John Lackey isn't well-liked by Sox fans, but what's important is whether or not he can pitch well
John Lackey's 2011 season was arguably the worst ever by a full-time Red Sox starting pitcher. However, there was good reason for that: his elbow was an issue all season. At first, the Red Sox and Lackey attempted to get by the injury with a cortisone injection, and that worked for a time. By season's end, though, there was just too much damage to consistently and effectively pitch through, and Lackey ended up going under the knife, Tommy John-style, to repair his UCL.
The extent of the damage was not known until after the season, but even with that knowledge, too many losses had gone against Boston in Lackey starts for many fans to accept that as an excuse for a poor performance. Remember, as much as you might not want to, that this was the season Boston finished just one game out of the playoffs after a disaster September. Yes, Lackey's season helped put them in that position, but given the lack of starting pitching depth for much of the year, especially in the second half -- a problem that saw the likes of Kyle Weiland and Andrew Miller placed in the rotation for a time -- it's hard to blame Lackey for trying to tough it out, especially since it's not on him to trade or sign a replacement.
That's all behind Boston and Lackey now, though. Lackey's elbow, presumably, is in the best condition it's been in for years, since things finally deteriorated to the point where surgery became an option. He's not having a great spring, but that's not exactly a harbinger of anything -- it's just spring training, he hasn't pitched in a game that counts since September of 2011, and so on. The important thing is that he has no setbacks with the elbow, and to this point, just under 18 months out from the operation, that's been the case.
With a healthy elbow for the first time in years, what can Lackey do? Expecting him to revert to the form he had prior to his Red Sox career is a tad on the optimistic side, but something along the lines of what he achieved in 2010, his first season in Boston, isn't out of the question. While Lackey's ERA was a bit bloated that year, his FIP -- which removes defense from the equation and is based on peripherals -- was better than average, and he still managed to throw 215 innings. By Fangraphs' count, that made him a four-win pitcher, while Baseball Reference -- which values only what did happen, and not what should have -- clocked him around two wins, like he had been in his last year with the Angels.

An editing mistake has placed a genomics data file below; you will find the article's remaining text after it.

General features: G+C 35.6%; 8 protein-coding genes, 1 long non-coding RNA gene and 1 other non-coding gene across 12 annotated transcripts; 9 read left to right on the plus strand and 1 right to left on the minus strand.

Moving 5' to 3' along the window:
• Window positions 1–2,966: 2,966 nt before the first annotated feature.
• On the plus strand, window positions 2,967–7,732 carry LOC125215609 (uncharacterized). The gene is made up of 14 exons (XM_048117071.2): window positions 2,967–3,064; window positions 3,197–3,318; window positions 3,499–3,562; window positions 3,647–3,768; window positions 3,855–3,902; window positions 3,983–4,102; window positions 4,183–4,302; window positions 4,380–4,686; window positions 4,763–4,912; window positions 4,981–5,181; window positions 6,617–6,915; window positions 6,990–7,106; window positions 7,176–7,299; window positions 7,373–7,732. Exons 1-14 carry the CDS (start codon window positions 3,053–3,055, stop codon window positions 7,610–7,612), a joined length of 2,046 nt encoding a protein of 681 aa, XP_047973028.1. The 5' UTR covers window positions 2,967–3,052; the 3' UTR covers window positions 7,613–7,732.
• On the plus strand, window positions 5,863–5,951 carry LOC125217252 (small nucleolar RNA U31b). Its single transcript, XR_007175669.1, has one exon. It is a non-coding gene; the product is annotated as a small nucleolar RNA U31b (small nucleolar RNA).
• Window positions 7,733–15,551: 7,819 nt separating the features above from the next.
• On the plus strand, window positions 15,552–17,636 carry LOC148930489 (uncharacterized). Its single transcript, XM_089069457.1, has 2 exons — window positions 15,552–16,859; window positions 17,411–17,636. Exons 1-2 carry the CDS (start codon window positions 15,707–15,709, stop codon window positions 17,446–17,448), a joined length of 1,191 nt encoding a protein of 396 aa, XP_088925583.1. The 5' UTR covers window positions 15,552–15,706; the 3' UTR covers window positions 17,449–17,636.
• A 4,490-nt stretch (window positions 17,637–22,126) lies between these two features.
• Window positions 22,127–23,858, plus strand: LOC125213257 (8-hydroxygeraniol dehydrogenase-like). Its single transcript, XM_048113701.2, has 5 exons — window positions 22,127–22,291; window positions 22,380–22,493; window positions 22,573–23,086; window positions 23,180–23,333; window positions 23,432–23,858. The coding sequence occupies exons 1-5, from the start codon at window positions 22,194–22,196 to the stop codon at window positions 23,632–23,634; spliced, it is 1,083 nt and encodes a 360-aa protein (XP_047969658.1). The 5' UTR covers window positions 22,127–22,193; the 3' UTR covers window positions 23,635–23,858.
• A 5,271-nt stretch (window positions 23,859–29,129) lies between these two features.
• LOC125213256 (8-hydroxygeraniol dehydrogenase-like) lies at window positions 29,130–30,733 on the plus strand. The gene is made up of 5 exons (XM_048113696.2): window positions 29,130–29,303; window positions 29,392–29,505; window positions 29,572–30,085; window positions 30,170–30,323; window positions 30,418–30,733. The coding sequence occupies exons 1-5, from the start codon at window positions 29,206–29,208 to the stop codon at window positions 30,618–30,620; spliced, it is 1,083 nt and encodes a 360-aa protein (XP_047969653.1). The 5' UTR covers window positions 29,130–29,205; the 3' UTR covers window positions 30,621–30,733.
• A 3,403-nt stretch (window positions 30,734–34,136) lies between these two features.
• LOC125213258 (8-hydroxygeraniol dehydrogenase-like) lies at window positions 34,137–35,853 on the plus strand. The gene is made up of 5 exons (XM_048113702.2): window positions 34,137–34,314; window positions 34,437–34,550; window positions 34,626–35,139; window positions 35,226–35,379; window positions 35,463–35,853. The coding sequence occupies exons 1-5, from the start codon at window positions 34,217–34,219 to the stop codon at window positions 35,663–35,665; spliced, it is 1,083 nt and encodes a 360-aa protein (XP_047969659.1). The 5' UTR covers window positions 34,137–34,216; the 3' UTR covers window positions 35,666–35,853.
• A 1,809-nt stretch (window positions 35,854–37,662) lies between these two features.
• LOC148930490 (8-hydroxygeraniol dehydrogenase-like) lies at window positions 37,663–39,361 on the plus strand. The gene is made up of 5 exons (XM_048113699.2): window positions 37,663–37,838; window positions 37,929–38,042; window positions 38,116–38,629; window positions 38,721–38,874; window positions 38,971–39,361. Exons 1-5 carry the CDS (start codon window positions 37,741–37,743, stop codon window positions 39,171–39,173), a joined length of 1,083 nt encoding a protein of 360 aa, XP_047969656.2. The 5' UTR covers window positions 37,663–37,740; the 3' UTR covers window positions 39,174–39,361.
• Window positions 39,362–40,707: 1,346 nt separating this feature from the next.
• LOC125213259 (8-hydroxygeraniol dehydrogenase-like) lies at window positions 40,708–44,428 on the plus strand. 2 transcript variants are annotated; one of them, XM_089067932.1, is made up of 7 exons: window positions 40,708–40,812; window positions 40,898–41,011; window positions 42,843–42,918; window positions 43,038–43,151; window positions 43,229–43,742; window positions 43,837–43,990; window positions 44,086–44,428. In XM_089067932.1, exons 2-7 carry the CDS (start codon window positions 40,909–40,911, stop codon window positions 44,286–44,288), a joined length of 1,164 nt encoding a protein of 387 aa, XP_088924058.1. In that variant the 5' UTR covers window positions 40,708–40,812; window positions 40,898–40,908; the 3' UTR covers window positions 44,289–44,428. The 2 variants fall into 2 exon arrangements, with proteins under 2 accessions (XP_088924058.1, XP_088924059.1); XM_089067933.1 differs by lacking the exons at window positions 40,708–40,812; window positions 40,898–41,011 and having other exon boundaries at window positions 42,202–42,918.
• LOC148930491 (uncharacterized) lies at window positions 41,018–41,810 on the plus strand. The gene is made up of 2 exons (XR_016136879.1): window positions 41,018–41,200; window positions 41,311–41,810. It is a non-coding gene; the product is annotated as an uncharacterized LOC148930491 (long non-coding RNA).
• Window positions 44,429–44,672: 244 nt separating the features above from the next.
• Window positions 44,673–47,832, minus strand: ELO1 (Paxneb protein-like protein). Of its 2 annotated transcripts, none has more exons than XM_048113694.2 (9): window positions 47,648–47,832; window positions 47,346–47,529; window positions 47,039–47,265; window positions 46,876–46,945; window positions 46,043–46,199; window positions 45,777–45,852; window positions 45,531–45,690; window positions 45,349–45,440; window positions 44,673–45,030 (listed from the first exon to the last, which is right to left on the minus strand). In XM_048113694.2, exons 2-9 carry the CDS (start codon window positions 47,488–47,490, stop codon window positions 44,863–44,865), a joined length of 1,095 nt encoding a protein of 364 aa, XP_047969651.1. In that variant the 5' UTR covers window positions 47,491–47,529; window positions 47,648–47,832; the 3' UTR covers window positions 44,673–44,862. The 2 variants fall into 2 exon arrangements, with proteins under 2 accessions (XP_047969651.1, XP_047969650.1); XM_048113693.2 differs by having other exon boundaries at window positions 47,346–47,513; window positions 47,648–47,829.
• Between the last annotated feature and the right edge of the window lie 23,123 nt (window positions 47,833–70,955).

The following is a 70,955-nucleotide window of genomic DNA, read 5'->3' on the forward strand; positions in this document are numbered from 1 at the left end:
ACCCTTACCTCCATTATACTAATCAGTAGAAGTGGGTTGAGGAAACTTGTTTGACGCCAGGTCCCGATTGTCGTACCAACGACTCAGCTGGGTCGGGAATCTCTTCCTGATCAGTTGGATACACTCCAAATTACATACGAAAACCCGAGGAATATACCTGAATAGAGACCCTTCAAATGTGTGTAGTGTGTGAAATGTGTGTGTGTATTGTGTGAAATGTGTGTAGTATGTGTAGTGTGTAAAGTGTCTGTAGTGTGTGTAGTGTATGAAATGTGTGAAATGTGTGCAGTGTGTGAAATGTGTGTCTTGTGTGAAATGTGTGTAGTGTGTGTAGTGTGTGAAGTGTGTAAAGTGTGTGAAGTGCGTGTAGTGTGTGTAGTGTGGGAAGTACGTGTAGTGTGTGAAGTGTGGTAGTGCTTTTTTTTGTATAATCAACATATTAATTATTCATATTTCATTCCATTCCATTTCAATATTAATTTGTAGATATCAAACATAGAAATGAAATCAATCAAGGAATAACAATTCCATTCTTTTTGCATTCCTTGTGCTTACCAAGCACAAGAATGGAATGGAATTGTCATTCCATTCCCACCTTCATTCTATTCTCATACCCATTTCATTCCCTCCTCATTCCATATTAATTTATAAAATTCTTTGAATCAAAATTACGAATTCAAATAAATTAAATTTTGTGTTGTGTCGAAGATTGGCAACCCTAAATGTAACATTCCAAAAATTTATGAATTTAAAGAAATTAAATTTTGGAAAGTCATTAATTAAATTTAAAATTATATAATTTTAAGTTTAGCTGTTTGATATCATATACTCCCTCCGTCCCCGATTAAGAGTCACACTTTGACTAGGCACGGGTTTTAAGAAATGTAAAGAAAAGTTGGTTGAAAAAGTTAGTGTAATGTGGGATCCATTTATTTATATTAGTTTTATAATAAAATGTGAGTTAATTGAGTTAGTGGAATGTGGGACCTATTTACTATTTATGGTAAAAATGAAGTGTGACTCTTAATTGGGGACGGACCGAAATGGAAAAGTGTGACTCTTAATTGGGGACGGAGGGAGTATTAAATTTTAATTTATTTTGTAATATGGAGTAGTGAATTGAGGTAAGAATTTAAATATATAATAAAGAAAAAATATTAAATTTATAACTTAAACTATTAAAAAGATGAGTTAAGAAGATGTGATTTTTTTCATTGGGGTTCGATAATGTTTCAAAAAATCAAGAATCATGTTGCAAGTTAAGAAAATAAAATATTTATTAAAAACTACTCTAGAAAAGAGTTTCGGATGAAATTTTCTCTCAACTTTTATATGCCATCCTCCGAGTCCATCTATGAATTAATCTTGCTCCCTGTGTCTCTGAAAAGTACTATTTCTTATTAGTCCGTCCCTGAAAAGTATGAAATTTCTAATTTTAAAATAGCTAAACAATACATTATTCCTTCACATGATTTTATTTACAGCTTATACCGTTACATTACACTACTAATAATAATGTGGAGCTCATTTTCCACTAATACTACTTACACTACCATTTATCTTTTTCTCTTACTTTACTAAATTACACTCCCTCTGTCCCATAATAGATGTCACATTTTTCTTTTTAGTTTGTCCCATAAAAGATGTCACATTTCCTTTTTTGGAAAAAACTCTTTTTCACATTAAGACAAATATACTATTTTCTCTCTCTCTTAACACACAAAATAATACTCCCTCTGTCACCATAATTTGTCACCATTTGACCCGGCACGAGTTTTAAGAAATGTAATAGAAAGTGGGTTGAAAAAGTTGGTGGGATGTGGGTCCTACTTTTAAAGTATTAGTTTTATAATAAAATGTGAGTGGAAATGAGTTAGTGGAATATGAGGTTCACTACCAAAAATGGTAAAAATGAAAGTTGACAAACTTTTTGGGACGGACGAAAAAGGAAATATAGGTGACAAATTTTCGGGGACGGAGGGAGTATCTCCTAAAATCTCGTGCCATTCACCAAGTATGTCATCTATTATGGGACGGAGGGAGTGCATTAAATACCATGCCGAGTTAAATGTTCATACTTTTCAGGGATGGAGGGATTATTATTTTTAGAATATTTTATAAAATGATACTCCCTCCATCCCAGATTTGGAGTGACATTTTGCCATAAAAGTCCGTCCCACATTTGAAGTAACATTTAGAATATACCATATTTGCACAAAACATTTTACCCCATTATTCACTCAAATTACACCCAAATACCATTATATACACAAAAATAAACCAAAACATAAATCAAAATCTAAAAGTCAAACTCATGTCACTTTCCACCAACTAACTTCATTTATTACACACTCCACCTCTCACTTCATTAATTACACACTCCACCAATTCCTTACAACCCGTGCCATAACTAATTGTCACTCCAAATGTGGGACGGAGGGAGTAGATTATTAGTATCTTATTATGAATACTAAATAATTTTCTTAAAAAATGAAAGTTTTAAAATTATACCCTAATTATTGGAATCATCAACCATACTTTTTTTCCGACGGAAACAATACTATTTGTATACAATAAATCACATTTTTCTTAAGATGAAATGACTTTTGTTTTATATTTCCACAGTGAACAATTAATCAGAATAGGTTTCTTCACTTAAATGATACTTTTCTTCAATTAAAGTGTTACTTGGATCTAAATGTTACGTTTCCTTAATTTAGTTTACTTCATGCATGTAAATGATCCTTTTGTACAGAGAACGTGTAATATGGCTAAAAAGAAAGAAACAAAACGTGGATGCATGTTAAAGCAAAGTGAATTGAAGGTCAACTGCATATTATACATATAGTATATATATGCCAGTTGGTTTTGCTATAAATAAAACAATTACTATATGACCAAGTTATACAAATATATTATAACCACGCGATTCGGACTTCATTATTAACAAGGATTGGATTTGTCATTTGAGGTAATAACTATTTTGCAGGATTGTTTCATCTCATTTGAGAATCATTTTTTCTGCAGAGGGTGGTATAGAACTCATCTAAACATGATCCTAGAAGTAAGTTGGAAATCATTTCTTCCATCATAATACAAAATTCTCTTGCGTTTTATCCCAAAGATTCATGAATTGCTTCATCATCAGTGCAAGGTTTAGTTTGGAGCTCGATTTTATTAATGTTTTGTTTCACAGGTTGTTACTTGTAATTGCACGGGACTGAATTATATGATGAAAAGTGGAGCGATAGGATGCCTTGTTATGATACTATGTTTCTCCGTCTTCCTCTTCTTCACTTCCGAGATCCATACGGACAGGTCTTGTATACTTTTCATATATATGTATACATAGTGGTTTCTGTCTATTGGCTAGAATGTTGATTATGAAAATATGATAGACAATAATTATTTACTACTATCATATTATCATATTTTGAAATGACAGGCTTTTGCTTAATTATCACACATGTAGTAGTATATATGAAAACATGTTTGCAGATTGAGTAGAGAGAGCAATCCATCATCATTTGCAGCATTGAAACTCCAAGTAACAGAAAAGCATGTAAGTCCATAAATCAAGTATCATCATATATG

Fangraphs' method isn't always the one you want, as there are reasons why a pitcher might not have an ERA that matches their FIP that has more to do with them than luck. For instance, Lackey's slowly deteriorating elbow condition could have subtly and negatively impacted his command, helping to inflate his batting average on balls in play. For 2013, however, that's not a significant problem: if his elbow is better, and his command doesn't take too long to come back to where it should be, then he can likely replicate 2010, if not just in terms of ERA, then possibly by FIP, too. That would make him an average or better starting pitcher, something the Red Sox have needed in the middle of their rotation for the past few seasons.
It's to be seen if he can actually do that, but given the condition his elbow was in last he pitched, and looking at what other pitchers of a similar age have done after their own surgeries, Red Sox fans should feel good about his chances. From an article on this very subject, published here in January:
The general picture drawn by these pitchers is one where command takes a little time to come back, but overall, things shake out for the positive. The fact Lackey is returning to the mound with more recovery time behind him than most should be a bonus for him, as should the regular off-season of preparation that seems to have improved the production of the bunch. Expecting the surgery to turn him into an entirely different pitcher is asking for too much, but if you're thinking it will bring him back to where he was before the serious elbow problems of 2011, that seems like a reasonable expectation as early as April. If that's the case, and Lackey can produce another 2010-type campaign, that's one less question that needs answering in Boston's rotation.
Lackey is paid more than any other Red Sox pitcher, but the time for being angry about that has passed his career by. At this point, he is what he is, as is his contract. The Red Sox won't be able to move either of them unless Lackey can rebound, and if he pitches like he did in 2010, they might not want nor have to, given their trouble with having a steady and reliable rotation of late.
He's not a popular player with the fans, but if he produces, that shouldn't matter: if anything, Over the Monster readers should know the only important question is "Can he pitch?" The history of Tommy John recipients is on Lackey's side when it comes to his chances to do just that, and that's good news for the 2013 Red Sox. And probably our collective blood pressure, too.
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